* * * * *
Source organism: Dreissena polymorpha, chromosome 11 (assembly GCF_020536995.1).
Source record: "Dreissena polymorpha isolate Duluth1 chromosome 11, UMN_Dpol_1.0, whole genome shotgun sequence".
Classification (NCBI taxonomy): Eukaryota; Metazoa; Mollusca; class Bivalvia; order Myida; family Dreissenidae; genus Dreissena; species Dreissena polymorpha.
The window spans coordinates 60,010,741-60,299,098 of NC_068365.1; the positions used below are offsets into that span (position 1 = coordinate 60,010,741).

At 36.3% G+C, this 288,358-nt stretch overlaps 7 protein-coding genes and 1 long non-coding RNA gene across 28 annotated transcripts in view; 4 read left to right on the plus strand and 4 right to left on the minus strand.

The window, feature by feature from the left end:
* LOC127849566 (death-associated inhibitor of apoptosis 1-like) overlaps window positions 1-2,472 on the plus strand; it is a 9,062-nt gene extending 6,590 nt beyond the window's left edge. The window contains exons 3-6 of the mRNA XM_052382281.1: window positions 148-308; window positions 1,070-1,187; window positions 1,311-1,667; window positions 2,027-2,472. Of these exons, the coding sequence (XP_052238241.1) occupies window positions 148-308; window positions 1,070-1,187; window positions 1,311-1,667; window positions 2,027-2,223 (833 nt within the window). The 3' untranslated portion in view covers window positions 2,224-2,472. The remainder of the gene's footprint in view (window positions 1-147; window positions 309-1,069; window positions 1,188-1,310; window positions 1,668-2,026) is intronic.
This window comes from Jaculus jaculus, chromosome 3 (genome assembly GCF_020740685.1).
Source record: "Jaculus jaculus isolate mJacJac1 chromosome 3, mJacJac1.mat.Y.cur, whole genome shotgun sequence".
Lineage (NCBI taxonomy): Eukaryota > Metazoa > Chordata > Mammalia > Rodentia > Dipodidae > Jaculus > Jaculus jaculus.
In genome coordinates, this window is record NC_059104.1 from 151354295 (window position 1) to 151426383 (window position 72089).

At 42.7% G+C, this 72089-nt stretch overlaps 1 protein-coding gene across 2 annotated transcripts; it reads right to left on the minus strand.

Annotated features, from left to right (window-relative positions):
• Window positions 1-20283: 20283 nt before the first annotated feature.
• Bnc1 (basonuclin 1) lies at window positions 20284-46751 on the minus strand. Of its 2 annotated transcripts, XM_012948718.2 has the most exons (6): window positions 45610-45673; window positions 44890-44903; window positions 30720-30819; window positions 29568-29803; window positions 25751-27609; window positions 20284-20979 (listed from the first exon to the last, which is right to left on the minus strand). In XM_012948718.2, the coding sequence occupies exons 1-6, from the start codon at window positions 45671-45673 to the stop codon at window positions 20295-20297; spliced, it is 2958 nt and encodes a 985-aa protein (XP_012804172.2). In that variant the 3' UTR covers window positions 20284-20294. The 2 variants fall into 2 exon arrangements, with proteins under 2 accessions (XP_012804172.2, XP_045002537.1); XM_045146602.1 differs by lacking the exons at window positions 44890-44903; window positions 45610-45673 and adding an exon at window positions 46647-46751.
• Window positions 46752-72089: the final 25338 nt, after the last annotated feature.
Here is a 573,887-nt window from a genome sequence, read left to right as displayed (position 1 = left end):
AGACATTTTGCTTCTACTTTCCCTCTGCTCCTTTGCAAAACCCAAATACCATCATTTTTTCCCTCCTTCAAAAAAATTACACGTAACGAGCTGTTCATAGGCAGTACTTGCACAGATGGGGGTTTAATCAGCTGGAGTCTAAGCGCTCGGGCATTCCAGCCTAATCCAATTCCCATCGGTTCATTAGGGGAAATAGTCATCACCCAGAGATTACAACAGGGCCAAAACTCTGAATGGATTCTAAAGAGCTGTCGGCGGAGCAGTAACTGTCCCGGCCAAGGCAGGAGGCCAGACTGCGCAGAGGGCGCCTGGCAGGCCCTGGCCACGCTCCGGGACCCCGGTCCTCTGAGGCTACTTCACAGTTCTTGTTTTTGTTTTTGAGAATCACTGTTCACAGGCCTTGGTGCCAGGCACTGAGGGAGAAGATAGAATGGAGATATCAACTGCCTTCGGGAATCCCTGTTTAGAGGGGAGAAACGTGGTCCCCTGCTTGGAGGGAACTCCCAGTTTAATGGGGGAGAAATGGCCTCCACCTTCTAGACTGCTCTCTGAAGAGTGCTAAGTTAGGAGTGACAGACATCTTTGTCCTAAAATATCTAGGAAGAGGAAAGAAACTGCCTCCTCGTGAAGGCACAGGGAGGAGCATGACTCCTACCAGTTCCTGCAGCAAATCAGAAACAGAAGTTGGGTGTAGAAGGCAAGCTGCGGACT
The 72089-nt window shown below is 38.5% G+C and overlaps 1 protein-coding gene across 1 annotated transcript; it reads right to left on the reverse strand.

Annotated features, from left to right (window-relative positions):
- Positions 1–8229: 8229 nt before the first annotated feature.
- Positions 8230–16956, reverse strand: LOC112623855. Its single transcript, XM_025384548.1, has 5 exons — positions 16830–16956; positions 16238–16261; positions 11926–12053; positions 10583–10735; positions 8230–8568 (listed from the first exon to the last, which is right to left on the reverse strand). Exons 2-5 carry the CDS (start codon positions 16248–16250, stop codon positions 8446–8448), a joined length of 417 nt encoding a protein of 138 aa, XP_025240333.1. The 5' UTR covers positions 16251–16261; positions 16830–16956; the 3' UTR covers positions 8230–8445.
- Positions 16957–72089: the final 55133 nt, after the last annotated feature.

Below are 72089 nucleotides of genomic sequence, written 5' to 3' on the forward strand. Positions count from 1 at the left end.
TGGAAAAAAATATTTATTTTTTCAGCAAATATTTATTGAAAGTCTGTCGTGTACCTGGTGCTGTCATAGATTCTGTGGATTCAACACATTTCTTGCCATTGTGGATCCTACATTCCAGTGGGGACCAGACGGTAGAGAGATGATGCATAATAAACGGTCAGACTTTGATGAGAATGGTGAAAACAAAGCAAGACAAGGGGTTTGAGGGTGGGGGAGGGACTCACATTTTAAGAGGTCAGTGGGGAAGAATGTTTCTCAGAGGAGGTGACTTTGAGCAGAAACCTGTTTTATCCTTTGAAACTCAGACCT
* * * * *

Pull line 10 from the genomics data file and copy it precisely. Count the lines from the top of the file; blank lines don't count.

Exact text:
Lineage (NCBI taxonomy): Eukaryota > Metazoa > Chordata > Mammalia > Rodentia > Dipodidae > Jaculus > Jaculus jaculus.